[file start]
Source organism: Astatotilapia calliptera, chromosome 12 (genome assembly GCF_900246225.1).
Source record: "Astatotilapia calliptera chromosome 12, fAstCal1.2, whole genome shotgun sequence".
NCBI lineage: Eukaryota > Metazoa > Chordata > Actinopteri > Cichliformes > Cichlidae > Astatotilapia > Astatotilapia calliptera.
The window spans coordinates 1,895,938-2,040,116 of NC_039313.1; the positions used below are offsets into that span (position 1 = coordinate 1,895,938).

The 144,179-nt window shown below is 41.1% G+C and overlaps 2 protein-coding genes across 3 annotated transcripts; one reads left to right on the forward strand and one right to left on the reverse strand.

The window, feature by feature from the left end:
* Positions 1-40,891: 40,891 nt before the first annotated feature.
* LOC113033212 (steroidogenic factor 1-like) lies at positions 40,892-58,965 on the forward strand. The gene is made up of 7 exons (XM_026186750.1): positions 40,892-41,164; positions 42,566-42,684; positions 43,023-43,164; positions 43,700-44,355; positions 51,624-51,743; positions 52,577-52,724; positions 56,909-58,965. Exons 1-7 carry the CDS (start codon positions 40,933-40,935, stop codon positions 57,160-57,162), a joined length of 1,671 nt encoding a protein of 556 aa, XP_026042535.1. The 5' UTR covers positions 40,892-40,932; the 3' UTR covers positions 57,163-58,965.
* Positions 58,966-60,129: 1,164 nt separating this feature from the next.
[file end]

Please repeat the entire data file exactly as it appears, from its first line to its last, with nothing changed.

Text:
Source organism: Astatotilapia calliptera, chromosome 12 (genome assembly GCF_900246225.1).
Source record: "Astatotilapia calliptera chromosome 12, fAstCal1.2, whole genome shotgun sequence".
NCBI lineage: Eukaryota > Metazoa > Chordata > Actinopteri > Cichliformes > Cichlidae > Astatotilapia > Astatotilapia calliptera.
The window spans coordinates 1,895,938-2,040,116 of NC_039313.1; the positions used below are offsets into that span (position 1 = coordinate 1,895,938).

The 144,179-nt window shown below is 41.1% G+C and overlaps 2 protein-coding genes across 3 annotated transcripts; one reads left to right on the forward strand and one right to left on the reverse strand.

The window, feature by feature from the left end:
* Positions 1-40,891: 40,891 nt before the first annotated feature.
* LOC113033212 (steroidogenic factor 1-like) lies at positions 40,892-58,965 on the forward strand. The gene is made up of 7 exons (XM_026186750.1): positions 40,892-41,164; positions 42,566-42,684; positions 43,023-43,164; positions 43,700-44,355; positions 51,624-51,743; positions 52,577-52,724; positions 56,909-58,965. Exons 1-7 carry the CDS (start codon positions 40,933-40,935, stop codon positions 57,160-57,162), a joined length of 1,671 nt encoding a protein of 556 aa, XP_026042535.1. The 5' UTR covers positions 40,892-40,932; the 3' UTR covers positions 57,163-58,965.
* Positions 58,966-60,129: 1,164 nt separating this feature from the next.